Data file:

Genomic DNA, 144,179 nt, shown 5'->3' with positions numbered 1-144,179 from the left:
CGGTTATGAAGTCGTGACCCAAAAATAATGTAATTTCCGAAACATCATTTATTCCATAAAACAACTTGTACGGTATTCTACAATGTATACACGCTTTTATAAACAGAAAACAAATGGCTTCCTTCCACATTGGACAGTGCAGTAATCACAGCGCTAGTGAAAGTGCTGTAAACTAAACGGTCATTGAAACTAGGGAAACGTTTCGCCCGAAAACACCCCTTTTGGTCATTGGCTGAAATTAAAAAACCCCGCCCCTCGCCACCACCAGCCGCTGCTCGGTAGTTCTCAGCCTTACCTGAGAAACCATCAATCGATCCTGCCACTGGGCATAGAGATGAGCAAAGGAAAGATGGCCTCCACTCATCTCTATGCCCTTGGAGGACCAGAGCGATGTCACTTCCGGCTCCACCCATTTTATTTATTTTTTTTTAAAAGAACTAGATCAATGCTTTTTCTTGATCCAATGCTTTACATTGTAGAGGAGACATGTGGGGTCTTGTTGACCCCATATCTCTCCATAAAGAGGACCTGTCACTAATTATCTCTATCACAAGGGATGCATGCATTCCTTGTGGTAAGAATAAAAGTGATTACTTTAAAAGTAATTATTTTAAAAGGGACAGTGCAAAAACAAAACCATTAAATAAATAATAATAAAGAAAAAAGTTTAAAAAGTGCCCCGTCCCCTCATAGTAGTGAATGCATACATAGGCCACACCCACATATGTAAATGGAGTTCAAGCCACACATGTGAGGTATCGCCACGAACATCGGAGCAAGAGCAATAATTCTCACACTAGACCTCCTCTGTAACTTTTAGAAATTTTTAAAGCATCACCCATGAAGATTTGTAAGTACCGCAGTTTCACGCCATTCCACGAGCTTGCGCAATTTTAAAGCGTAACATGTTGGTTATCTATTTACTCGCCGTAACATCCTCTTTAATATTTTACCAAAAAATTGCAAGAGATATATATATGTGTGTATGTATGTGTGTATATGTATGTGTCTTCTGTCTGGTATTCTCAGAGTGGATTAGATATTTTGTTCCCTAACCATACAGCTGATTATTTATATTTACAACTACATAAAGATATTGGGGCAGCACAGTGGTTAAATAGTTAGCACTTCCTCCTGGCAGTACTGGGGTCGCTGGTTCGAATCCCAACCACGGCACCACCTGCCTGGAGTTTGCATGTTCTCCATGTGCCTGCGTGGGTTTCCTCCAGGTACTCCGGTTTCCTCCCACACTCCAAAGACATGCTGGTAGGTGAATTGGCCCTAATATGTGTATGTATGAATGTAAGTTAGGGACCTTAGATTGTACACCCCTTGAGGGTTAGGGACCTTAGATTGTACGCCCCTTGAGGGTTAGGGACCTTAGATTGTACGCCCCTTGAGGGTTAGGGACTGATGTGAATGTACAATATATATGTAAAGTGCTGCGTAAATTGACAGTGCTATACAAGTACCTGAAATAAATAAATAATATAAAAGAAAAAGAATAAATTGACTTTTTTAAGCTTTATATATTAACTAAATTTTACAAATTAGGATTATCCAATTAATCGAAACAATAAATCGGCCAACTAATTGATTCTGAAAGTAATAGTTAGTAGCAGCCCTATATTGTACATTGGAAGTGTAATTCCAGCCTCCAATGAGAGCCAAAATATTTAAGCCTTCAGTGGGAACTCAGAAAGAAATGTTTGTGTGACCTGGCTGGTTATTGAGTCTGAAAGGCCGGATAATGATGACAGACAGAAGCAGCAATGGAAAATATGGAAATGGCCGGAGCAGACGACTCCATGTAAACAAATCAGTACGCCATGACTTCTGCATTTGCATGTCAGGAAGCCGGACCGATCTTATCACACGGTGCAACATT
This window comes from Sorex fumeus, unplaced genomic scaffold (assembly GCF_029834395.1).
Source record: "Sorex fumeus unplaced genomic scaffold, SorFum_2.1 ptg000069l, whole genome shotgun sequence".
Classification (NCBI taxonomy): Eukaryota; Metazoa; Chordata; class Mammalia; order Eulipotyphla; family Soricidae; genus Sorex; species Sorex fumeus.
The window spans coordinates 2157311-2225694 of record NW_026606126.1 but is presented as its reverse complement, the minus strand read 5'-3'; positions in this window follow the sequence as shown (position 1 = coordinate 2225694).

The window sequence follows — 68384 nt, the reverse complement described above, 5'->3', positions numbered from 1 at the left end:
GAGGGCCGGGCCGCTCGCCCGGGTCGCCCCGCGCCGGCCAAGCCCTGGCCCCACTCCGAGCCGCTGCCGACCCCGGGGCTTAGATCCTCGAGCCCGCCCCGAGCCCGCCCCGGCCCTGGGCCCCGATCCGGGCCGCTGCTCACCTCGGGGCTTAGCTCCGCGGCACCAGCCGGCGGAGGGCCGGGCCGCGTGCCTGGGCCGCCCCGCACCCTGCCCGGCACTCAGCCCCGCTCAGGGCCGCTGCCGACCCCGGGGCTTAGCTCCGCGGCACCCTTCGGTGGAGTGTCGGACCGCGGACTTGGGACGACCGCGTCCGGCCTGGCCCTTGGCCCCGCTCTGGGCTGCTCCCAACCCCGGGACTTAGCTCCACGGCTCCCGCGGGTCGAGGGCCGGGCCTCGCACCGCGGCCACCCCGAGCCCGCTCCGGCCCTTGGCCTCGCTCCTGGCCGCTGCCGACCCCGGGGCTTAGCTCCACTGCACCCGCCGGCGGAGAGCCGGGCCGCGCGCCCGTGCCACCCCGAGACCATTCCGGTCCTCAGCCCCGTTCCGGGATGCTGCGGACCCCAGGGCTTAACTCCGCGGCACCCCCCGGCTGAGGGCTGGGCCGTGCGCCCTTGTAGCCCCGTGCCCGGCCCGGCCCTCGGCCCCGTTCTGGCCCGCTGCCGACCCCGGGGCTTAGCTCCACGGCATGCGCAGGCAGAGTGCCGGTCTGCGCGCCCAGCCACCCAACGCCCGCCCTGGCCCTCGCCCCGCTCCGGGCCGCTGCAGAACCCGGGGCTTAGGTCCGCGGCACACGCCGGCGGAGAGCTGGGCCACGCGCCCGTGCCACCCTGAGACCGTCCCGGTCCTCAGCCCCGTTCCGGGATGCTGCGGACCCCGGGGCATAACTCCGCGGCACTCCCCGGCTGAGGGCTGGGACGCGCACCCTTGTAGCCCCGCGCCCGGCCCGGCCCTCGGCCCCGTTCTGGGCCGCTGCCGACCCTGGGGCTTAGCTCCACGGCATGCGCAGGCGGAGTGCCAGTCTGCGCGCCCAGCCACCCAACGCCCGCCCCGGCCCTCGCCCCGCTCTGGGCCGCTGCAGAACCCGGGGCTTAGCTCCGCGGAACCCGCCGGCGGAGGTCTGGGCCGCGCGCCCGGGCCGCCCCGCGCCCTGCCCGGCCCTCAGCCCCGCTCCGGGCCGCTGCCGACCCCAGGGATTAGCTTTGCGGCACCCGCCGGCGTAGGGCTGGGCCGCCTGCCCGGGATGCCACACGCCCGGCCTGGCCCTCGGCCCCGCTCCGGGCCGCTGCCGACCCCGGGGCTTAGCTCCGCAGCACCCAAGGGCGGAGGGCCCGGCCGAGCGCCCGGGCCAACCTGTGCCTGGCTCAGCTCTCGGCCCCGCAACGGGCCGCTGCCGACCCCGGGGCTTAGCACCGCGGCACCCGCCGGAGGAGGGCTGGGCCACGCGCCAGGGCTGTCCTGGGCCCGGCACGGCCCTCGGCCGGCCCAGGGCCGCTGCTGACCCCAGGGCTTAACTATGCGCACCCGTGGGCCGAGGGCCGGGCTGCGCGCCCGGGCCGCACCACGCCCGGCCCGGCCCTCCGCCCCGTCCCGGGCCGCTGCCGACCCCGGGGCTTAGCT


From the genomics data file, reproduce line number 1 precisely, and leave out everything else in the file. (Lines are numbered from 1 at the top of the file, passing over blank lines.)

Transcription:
Genomic DNA, 144,179 nt, shown 5'->3' with positions numbered 1-144,179 from the left: